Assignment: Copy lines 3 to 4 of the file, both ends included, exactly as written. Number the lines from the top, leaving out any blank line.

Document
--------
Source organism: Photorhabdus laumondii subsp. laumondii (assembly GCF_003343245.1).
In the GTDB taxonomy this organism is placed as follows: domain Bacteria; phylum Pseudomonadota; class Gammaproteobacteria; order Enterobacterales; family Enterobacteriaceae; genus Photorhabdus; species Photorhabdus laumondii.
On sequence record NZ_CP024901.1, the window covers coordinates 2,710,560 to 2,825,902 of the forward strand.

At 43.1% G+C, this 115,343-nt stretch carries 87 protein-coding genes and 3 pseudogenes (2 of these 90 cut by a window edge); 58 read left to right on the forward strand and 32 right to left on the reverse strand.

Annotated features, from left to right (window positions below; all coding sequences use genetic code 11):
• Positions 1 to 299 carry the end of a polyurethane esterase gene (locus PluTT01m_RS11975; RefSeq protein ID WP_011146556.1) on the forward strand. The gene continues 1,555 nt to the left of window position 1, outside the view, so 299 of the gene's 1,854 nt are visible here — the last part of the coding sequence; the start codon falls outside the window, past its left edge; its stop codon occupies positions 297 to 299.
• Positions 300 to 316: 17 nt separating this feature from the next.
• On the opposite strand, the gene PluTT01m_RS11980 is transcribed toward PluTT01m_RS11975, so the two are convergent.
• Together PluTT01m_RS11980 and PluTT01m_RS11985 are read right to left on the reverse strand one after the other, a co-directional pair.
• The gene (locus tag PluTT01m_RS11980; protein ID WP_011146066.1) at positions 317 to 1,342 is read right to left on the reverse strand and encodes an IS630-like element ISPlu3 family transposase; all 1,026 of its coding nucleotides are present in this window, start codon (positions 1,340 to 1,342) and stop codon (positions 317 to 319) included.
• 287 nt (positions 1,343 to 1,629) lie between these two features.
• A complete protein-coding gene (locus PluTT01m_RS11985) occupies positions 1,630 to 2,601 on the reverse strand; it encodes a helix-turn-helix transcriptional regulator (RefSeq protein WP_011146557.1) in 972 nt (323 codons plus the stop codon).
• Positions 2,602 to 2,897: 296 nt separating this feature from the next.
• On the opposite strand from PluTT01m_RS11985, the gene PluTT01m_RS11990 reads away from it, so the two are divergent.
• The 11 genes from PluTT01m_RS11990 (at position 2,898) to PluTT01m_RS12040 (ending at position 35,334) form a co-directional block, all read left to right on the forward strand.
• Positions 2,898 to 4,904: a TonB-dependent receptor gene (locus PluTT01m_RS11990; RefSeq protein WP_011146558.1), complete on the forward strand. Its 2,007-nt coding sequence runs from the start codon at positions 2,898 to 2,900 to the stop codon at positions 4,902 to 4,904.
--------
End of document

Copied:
On sequence record NZ_CP024901.1, the window covers coordinates 2,710,560 to 2,825,902 of the forward strand.

At 43.1% G+C, this 115,343-nt stretch carries 87 protein-coding genes and 3 pseudogenes (2 of these 90 cut by a window edge); 58 read left to right on the forward strand and 32 right to left on the reverse strand.